Labor


When a penalty for sexual harassment is reduced




In The Workplace
Rey A. H. Elbo


Posted on August 04, 2017


Our HR department has recommended the dismissal of our operations manager who was found guilty in a sexual harassment case. This was done despite the absence of a company rule and the penalty to be imposed. The boss of the manager is a vice-president who politely rejected HR’s proposal and instead imposed a 60-day suspension, but the penalty was officially communicated in the department as a vacation leave. This decision prodded the victim to resign. Is it proper for the vice president to over-rule HR? -- Feeling Unfair.

A little boy went to dine with his parents at the home of a religious, elderly gentleman. After watching the old man bow his head and speak in a soft voice, the boy asked his mother: “What did Mr. Cruz say to his plate?”

Like the little boy in our story, there is one question that we need to ask so that we can clarify this issue further. For one, I’m guessing that maybe, the HR department, in the absence of a clear policy on the issue, must have relied on Republic Act (RA) No. 7877, otherwise known as the Anti-Sexual Harassment Act of 1995 to recommend dismissal of employment of the manager-offender. It is the next best thing for HR to do given the absence of a company policy on sexual harassment.

Section 7 of the law says: “Any person who violates the provisions of this Act shall, upon conviction, be penalized by imprisonment of not less than one (1) month nor more than six (6) months, or a fine of not less than ten thousand pesos (P10,000) nor more than twenty thousand pesos (P20,000), or both such fine and imprisonment at the discretion of the court.”

Further, most company policies, like a Code of Conduct, even in the absence of a pertinent provision and applicable penalties on sexual harassment, must have a shotgun provision that whenever a criminal offense is committed, the errant employee, regardless of his job or rank in the organization must be given the penalty of termination of employment.

But then, even without this shotgun provision in your company policy, HR must have been motivated to recommend the best possible advice to the concerned department, using the provisions of RA 7877, which is easy to understand. After all, that’s what HR is all about, having the staff authority to weigh all options and give the best recommendation insofar as people management is concerned.

A staff authority, like those in HR, is a specialist in the field. The authority’s opinion can’t be ignored by any line authority, including the vice-president of your department, even if thinks he’s responsible for it. That’s the trouble when staff and line authority collide -- it can only be resolved by the CEO, who must weigh carefully all options and their implications for future cases.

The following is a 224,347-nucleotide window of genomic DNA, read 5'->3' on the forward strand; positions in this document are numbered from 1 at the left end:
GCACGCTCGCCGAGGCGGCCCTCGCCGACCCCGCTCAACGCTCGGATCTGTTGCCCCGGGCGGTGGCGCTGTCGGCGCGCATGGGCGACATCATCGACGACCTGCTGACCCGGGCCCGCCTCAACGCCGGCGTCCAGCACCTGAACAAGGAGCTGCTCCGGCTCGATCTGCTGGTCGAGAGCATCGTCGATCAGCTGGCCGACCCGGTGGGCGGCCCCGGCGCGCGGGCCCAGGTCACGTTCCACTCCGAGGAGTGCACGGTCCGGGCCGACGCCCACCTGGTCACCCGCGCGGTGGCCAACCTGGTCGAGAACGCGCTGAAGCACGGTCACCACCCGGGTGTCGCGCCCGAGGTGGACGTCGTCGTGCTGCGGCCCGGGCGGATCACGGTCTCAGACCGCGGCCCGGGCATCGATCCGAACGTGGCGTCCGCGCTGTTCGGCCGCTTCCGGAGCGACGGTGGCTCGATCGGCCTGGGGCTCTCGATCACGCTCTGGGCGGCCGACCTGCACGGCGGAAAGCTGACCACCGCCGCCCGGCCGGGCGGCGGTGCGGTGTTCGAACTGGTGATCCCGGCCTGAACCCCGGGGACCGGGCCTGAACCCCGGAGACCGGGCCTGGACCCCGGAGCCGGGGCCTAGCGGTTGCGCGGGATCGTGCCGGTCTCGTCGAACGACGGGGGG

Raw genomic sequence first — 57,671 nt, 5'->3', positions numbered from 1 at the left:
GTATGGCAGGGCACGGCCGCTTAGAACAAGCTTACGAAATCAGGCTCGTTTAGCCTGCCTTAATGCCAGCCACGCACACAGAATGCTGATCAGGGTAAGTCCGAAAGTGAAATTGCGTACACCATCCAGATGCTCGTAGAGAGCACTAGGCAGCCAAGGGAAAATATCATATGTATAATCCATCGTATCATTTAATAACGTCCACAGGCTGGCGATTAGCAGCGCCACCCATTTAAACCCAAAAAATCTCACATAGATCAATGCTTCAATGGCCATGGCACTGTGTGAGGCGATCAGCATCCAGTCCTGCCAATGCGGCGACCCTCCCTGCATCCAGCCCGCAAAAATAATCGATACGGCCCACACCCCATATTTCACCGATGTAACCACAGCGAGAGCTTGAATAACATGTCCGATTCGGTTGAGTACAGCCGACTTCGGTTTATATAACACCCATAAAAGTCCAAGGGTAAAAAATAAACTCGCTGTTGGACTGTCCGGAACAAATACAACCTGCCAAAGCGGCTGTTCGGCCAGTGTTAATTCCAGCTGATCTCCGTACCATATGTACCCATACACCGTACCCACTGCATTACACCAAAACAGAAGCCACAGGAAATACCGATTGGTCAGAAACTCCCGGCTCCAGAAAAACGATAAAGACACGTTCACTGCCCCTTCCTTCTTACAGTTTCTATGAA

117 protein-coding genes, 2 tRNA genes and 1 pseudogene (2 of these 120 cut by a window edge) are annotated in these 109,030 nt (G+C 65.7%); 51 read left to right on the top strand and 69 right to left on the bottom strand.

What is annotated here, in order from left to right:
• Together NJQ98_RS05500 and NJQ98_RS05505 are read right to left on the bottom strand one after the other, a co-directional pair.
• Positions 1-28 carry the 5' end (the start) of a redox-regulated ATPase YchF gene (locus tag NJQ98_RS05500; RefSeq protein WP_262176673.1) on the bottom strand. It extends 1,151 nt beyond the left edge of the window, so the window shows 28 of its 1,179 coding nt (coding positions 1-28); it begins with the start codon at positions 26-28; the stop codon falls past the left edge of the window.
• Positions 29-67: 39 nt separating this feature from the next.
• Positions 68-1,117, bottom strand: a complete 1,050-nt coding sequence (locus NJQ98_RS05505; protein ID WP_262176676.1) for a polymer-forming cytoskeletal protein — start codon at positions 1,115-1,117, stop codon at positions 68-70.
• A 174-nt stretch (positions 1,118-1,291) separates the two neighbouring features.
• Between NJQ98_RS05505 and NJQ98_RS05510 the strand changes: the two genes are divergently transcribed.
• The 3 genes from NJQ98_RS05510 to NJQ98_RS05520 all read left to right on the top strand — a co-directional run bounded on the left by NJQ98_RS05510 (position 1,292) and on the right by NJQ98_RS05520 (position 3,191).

To say the least, it’s improper for the vice-president to over-rule HR because of the many implications.

Would this set a precedent? I think so. What would prevent the next offender to plead for the same kind of leniency? What entitles the offender in our case to be given special consideration? And what does it make of the HR department, who could become discouraged because its recommendation has fallen on deaf ears, no matter how politely the rejection came?

In many dynamic and healthy organizations, line and staff authorities often respect each other so that they can subsequently work well together. That’s why it’s best to listen to HR as the internal expert on the matter, rather than ignore its recommendation.

Even with the 60-day suspension, which is considered a form of constructive dismissal, I find the penalty still too soft for the kind of offense that a department manager has committed. Sure, he can go back to his job, if he doesn’t mind the cold treatment and the grapevine around him.

I can’t understand how a department manager can stomach such gossip every day of the working week, meeting with people who may have known about his predicament. How about his credibility to govern his people? Or maybe, this manager knows trade secrets of the organization and top management feels that it is hostage to him?

We don’t know. Reflecting on all of these, your case illustrates how the “outcome bias” becomes important in people management. We tend to evaluate something based on management decisions, rather than the decision process. Therefore, your HR department must henceforth put in place a clear policy on how to handle future cases of sexual harassment.

This includes a provision disallowing any management official from tinkering with the disciplinary process and tampering its result. At the very least, HR must review its Code of Conduct to discover its flaws that allow other management executives from interference. After all, that’s what a “hot stove” rule is all about. It is visible, impartial, immediate and consistent.

Whoever touches a visibly burning “hot stove,” the offender gets burned right away, regardless of his rank in the organization. And every time an offender touches it, he gets “penalized” for it.

ELBONOMICS: Rejecting a recommendation is a punishment for the mistakes of other people.

elbonomics@gmail.com